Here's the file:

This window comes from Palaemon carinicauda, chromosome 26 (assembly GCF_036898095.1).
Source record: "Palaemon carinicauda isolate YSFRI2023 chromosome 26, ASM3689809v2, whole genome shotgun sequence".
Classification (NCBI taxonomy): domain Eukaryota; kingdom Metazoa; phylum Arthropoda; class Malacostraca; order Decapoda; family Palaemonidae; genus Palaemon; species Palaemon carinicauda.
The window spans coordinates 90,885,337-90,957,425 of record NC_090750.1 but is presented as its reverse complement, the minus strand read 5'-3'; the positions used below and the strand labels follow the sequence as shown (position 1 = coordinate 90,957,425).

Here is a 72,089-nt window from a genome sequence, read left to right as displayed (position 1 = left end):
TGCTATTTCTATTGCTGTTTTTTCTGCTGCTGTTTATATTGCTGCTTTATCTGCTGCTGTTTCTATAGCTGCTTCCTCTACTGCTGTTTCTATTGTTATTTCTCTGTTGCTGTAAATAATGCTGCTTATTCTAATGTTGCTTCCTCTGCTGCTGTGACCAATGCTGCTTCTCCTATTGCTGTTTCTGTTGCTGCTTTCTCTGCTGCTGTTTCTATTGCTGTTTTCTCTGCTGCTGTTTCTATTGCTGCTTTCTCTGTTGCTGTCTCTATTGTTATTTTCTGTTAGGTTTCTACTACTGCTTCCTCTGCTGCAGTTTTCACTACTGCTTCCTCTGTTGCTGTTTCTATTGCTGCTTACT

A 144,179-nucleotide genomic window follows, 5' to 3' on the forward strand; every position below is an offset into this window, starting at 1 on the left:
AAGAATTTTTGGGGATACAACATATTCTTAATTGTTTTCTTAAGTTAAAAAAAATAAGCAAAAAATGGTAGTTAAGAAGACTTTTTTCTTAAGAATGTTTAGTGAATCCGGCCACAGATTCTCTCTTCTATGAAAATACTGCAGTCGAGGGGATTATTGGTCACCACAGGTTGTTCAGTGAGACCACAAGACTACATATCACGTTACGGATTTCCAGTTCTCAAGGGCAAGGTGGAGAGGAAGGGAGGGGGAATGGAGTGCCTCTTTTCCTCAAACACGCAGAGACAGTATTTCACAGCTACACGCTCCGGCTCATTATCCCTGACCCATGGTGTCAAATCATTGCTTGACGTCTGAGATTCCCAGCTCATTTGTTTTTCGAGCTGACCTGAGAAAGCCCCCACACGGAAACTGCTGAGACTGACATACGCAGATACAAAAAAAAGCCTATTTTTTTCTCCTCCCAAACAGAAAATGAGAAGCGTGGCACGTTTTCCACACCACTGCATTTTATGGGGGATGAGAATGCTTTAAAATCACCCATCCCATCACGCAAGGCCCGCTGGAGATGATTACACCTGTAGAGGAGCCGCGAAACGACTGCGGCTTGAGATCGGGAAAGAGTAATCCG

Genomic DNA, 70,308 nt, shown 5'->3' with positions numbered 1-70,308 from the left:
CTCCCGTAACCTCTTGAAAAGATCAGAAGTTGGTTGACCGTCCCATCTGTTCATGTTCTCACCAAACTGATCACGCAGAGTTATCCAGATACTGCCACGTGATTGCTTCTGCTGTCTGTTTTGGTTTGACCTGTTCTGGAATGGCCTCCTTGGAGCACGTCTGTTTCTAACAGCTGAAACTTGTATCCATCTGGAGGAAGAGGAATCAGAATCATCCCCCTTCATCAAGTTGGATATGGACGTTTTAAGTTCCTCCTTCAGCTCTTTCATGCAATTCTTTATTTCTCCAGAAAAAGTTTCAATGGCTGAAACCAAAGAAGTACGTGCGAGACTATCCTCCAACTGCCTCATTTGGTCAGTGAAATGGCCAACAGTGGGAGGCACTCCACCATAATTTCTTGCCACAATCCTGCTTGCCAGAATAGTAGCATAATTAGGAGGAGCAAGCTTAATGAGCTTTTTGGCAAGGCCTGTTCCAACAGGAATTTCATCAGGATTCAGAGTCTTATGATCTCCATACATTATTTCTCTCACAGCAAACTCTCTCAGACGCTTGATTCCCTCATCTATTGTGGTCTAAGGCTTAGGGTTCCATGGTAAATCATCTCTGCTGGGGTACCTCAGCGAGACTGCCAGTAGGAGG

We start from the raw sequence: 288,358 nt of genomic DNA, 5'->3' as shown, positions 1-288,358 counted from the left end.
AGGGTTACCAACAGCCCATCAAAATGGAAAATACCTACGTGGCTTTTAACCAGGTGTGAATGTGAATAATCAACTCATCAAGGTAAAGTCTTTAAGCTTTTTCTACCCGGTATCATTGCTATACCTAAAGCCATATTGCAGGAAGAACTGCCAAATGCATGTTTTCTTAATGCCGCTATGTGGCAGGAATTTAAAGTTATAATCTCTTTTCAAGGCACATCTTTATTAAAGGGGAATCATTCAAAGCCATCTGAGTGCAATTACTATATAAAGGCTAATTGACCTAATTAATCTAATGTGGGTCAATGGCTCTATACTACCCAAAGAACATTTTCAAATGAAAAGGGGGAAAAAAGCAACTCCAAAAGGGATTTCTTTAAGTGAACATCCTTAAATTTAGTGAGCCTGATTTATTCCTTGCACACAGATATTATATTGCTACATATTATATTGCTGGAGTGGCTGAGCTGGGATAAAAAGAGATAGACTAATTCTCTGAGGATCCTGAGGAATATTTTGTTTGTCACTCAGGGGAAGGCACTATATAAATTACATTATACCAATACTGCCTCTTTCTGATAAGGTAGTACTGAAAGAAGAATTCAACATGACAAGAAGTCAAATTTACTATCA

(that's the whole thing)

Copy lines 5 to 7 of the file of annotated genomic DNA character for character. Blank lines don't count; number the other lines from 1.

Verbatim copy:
Here is a 72,089-nt window from a genome sequence, read left to right as displayed (position 1 = left end):
TGCTATTTCTATTGCTGTTTTTTCTGCTGCTGTTTATATTGCTGCTTTATCTGCTGCTGTTTCTATAGCTGCTTCCTCTACTGCTGTTTCTATTGTTATTTCTCTGTTGCTGTAAATAATGCTGCTTATTCTAATGTTGCTTCCTCTGCTGCTGTGACCAATGCTGCTTCTCCTATTGCTGTTTCTGTTGCTGCTTTCTCTGCTGCTGTTTCTATTGCTGTTTTCTCTGCTGCTGTTTCTATTGCTGCTTTCTCTGTTGCTGTCTCTATTGTTATTTTCTGTTAGGTTTCTACTACTGCTTCCTCTGCTGCAGTTTTCACTACTGCTTCCTCTGTTGCTGTTTCTATTGCTGCTTACT

A 144,179-nucleotide genomic window follows, 5' to 3' on the forward strand; every position below is an offset into this window, starting at 1 on the left: